Last year I shared a post about how I figured out an easy way to gather our laundry water for use on our garden. If you haven't seen the post, you can read it here. I can tell you, after a year of using the water for our garden, that it works beautifully. If you live in a state with any sort of drought going on, I would highly recommend finding a way to save your laundry water.
That being said, let's talk about laundry soap. When I started my experiment, I didn't really research the whole laundry soap issue. In my ignorance, I figured non-toxic meant I could use it on my garden. I got lucky and my ignorance did not ruin my garden. I was shopping and noticed on a Biokleen liquid soap description that it said "grey water safe," and since the liquid was cheaper than the powder, I bought it. I used it all year without giving the soap another thought.
Fast forward to this spring, when I happened upon a clearance rack full of Seventh Generation liquid laundry detergent. Huge bottles were selling for $4 and so I bought a couple. I just happened to be reading the bottle and couldn't find anything about grey water. I figured it would be fine, but called the number just to be safe. Lo and behold, the customer service rep said, "we don't recommend it, because it does have salts in it." I thanked her, hung up the phone and thought "what? salts?"
So, off to Google I went in search of information about grey water, salts, and laundry soaps. I wanted to pass along the information, just in case I have convinced you to reuse your laundry water. I would be sad if you accidentally killed your plants on my account.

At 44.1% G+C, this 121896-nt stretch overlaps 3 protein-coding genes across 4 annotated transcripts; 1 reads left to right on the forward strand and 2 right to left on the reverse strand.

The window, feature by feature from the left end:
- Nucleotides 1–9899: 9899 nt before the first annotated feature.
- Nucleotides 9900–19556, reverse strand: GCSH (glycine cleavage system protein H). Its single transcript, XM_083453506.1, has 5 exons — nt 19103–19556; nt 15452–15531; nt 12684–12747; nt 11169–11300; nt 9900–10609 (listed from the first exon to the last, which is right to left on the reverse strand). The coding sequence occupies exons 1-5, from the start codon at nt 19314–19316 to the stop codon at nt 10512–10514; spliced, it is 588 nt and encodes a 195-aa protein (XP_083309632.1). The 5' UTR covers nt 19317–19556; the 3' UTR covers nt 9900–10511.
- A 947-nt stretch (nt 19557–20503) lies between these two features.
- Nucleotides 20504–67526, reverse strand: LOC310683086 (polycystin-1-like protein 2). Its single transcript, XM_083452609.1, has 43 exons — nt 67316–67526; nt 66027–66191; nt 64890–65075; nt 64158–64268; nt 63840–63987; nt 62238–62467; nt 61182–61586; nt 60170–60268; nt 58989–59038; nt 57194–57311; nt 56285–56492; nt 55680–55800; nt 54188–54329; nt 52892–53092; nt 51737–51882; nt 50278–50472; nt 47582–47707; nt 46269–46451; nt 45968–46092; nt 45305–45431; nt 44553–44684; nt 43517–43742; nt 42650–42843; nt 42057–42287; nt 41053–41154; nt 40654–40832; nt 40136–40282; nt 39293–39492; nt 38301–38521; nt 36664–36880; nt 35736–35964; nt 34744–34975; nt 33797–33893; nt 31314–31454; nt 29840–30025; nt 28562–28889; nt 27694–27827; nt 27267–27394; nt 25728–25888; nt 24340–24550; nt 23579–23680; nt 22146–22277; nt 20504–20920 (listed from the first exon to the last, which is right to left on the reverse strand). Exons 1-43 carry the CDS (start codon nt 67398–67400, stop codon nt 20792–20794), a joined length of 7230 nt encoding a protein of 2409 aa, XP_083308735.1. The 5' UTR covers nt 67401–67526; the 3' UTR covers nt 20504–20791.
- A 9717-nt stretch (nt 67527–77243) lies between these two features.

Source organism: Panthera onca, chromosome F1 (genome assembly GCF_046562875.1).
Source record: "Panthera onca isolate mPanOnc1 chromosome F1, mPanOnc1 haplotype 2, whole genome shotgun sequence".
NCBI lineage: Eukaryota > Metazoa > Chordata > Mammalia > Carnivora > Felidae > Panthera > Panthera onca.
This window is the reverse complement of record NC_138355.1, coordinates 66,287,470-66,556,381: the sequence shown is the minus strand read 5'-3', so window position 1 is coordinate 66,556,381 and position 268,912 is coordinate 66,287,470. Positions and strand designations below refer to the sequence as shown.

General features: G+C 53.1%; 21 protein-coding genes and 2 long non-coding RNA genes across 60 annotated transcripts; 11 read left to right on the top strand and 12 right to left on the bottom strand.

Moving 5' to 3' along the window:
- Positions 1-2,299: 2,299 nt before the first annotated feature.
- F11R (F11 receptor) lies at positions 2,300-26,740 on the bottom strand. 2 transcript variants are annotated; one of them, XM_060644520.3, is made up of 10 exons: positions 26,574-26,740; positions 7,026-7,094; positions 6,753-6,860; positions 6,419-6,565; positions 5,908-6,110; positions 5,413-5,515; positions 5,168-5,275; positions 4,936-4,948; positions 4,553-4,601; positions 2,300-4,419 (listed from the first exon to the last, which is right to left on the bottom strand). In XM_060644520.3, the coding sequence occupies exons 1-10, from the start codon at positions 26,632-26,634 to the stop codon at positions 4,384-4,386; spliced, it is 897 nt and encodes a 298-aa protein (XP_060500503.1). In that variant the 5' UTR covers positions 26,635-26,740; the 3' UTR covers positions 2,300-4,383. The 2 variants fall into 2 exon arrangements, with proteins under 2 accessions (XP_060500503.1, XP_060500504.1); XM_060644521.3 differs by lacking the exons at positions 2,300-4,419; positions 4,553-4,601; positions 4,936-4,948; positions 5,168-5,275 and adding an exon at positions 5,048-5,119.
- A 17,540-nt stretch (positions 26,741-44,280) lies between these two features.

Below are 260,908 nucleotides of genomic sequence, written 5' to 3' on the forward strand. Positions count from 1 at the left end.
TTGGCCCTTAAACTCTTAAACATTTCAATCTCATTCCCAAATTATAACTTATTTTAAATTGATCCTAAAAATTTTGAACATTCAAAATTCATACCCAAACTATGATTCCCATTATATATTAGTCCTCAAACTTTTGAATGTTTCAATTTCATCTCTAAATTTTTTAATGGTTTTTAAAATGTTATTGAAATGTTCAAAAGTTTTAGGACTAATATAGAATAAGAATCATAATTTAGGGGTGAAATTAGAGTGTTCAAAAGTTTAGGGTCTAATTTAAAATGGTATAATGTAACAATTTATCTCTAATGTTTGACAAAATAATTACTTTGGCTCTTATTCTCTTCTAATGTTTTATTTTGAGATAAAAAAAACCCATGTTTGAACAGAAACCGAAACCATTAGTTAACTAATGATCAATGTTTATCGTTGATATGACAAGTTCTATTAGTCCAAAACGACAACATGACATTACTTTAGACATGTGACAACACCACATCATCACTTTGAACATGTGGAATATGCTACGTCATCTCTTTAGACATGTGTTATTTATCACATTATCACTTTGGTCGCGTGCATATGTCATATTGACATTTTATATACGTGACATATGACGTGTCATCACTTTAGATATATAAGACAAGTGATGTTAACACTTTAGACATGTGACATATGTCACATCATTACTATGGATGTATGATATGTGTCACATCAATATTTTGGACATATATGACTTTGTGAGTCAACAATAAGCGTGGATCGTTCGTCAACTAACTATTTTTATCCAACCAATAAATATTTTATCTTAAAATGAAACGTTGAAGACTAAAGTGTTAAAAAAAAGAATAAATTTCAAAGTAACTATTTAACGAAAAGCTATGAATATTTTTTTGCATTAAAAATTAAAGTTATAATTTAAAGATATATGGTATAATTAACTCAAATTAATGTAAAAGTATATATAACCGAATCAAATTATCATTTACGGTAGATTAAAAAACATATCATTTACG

Here is the list of safe laundry detergents for grey water use:
Oasis laundry liquid
Bio Pac Laundry Liquid
Biokleen Laundry Liquid
LifeTree Laundry Liquid
Ecover Laundry Wash (some salt)
Mountain Green Laundry Detergent
Here is a list of ingredients to avoid in your grey water:
boron/borax (toxic to plants)
sodium and ingredients with the word "sodium" in them
chlorine bleach (acceptable alternative: hydrogen peroxide)
water softeners (contain sodium chloride or potassium chloride)
anti-bacterial soaps & cleaners
enzymes (enzymes in biological washing powders break down protein or fat stains on clothes)
artificial colors; FD&C colors
This list came from the Ecology Center. I would highly recommend reading the entire article. They also include lists of detergents that are okay to use occasionally and ones to never use.
Do you recycle your laundry water? Do you have a grey water system? If you do, what is your favorite laundry soap to use?